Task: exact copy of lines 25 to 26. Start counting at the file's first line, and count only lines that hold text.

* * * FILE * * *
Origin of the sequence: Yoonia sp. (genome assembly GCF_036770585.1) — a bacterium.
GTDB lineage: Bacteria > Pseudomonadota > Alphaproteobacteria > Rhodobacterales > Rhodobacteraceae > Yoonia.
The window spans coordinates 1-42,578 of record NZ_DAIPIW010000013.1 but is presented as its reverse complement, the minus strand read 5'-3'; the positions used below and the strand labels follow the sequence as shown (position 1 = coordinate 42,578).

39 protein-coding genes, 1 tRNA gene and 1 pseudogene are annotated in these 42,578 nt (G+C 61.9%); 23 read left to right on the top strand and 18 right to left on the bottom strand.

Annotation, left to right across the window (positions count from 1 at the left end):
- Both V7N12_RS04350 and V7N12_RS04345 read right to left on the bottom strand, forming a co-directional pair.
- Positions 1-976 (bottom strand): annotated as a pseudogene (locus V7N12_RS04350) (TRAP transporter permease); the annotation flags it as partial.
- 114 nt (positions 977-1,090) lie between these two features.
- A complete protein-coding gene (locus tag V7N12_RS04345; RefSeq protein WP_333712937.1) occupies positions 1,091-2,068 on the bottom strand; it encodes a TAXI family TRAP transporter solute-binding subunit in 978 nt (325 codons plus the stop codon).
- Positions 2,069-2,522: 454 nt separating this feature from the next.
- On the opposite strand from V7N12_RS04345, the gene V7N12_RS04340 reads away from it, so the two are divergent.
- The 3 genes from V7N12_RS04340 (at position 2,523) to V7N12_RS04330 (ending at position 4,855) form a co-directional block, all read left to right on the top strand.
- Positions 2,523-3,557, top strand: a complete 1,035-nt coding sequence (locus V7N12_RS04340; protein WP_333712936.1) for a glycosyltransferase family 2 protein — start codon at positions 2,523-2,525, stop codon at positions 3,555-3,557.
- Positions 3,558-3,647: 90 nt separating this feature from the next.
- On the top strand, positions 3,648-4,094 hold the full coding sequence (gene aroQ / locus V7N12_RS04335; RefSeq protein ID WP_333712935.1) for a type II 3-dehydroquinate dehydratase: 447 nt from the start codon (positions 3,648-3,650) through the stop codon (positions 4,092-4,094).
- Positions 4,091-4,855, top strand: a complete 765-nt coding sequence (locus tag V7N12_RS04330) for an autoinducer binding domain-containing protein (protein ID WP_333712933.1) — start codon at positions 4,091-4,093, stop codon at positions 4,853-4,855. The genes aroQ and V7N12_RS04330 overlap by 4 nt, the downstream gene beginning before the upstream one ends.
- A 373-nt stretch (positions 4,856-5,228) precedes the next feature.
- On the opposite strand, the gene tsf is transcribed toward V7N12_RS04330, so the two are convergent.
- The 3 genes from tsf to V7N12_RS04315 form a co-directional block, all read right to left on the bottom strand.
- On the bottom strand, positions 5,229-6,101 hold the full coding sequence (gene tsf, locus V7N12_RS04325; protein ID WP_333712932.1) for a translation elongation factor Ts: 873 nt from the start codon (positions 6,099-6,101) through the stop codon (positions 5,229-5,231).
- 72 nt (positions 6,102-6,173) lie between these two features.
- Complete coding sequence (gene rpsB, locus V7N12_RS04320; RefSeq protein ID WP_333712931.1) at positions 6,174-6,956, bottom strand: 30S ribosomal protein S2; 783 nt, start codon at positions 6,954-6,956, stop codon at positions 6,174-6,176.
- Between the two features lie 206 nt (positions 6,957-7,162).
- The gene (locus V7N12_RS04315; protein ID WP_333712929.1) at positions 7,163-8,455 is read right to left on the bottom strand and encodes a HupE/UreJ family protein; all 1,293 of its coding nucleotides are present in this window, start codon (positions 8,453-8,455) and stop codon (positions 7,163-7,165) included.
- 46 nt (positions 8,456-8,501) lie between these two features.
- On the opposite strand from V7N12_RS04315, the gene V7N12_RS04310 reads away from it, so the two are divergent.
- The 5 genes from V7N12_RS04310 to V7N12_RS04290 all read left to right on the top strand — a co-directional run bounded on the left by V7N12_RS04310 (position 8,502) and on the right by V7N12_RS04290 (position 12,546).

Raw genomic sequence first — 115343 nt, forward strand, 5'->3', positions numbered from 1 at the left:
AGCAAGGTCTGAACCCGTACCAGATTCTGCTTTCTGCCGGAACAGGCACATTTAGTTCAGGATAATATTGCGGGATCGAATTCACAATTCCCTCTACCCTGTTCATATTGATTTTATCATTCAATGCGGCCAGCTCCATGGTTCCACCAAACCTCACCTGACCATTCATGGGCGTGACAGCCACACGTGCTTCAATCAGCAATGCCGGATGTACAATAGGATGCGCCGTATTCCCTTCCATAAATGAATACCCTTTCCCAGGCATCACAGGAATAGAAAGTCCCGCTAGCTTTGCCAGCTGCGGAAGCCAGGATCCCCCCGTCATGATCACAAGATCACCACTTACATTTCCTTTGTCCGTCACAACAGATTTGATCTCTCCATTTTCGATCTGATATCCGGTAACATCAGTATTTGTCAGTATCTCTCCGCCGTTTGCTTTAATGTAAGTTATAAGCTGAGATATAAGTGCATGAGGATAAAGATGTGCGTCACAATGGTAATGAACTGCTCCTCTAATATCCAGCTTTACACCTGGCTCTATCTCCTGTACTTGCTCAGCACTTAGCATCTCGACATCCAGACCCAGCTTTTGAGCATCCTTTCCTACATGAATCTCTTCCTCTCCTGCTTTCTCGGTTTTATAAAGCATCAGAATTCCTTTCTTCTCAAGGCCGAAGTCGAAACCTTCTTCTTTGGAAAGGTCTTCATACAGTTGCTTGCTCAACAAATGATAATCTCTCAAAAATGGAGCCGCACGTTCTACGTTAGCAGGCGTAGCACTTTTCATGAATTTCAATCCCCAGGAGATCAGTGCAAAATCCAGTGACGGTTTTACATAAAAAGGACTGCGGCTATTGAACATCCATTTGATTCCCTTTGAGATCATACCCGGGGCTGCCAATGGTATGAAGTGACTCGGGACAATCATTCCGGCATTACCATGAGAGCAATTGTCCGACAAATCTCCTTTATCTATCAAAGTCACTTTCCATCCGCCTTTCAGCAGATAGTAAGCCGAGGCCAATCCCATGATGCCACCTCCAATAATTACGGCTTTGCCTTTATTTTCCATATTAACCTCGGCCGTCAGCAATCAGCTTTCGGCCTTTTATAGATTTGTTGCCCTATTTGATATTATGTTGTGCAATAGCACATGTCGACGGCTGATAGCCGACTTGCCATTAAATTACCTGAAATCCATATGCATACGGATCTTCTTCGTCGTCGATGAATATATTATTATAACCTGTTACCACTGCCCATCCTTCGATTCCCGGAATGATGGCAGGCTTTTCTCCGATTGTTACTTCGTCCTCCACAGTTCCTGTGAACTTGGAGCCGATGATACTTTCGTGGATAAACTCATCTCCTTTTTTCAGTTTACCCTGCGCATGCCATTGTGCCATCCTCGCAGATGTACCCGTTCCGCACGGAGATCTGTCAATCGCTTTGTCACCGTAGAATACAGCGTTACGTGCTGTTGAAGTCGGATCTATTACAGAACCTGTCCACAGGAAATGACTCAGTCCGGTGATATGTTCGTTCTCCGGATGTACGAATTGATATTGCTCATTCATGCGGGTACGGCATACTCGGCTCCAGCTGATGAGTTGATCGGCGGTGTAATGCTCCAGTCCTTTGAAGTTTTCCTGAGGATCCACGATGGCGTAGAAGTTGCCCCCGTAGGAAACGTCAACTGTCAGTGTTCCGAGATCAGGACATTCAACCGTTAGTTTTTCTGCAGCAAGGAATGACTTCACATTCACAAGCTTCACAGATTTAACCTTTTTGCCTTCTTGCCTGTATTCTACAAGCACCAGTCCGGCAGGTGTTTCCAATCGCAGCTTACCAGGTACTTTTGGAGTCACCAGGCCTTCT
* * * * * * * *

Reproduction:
- 46 nt (positions 8,456-8,501) lie between these two features.
- On the opposite strand from V7N12_RS04315, the gene V7N12_RS04310 reads away from it, so the two are divergent.